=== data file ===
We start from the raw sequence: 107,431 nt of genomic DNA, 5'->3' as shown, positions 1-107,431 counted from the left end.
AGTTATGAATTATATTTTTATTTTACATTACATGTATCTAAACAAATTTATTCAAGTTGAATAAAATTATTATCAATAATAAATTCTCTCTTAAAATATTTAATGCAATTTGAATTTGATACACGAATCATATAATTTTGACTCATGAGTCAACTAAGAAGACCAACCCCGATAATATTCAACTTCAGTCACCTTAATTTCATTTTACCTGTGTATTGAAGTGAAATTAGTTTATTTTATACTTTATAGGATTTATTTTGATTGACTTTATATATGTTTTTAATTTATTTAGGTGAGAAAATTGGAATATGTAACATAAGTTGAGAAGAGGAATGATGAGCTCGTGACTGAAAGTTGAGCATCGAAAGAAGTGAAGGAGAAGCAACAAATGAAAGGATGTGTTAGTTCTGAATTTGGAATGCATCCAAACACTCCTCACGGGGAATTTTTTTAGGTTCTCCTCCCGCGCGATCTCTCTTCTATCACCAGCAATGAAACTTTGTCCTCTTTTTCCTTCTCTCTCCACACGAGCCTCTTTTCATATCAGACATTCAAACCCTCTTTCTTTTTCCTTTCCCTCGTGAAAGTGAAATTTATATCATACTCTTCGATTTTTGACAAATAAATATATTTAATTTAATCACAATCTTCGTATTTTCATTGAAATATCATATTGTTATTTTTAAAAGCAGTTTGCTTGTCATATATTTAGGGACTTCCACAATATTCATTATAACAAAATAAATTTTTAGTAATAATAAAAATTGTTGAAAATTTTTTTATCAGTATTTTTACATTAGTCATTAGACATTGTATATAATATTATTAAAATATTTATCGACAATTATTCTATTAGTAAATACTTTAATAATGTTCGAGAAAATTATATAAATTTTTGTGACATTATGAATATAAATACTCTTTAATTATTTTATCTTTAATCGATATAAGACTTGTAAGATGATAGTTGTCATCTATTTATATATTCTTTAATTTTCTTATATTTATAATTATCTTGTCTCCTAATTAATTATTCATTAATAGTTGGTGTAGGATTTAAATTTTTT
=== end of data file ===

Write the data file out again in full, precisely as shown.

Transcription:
We start from the raw sequence: 107,431 nt of genomic DNA, 5'->3' as shown, positions 1-107,431 counted from the left end.
AGTTATGAATTATATTTTTATTTTACATTACATGTATCTAAACAAATTTATTCAAGTTGAATAAAATTATTATCAATAATAAATTCTCTCTTAAAATATTTAATGCAATTTGAATTTGATACACGAATCATATAATTTTGACTCATGAGTCAACTAAGAAGACCAACCCCGATAATATTCAACTTCAGTCACCTTAATTTCATTTTACCTGTGTATTGAAGTGAAATTAGTTTATTTTATACTTTATAGGATTTATTTTGATTGACTTTATATATGTTTTTAATTTATTTAGGTGAGAAAATTGGAATATGTAACATAAGTTGAGAAGAGGAATGATGAGCTCGTGACTGAAAGTTGAGCATCGAAAGAAGTGAAGGAGAAGCAACAAATGAAAGGATGTGTTAGTTCTGAATTTGGAATGCATCCAAACACTCCTCACGGGGAATTTTTTTAGGTTCTCCTCCCGCGCGATCTCTCTTCTATCACCAGCAATGAAACTTTGTCCTCTTTTTCCTTCTCTCTCCACACGAGCCTCTTTTCATATCAGACATTCAAACCCTCTTTCTTTTTCCTTTCCCTCGTGAAAGTGAAATTTATATCATACTCTTCGATTTTTGACAAATAAATATATTTAATTTAATCACAATCTTCGTATTTTCATTGAAATATCATATTGTTATTTTTAAAAGCAGTTTGCTTGTCATATATTTAGGGACTTCCACAATATTCATTATAACAAAATAAATTTTTAGTAATAATAAAAATTGTTGAAAATTTTTTTATCAGTATTTTTACATTAGTCATTAGACATTGTATATAATATTATTAAAATATTTATCGACAATTATTCTATTAGTAAATACTTTAATAATGTTCGAGAAAATTATATAAATTTTTGTGACATTATGAATATAAATACTCTTTAATTATTTTATCTTTAATCGATATAAGACTTGTAAGATGATAGTTGTCATCTATTTATATATTCTTTAATTTTCTTATATTTATAATTATCTTGTCTCCTAATTAATTATTCATTAATAGTTGGTGTAGGATTTAAATTTTTT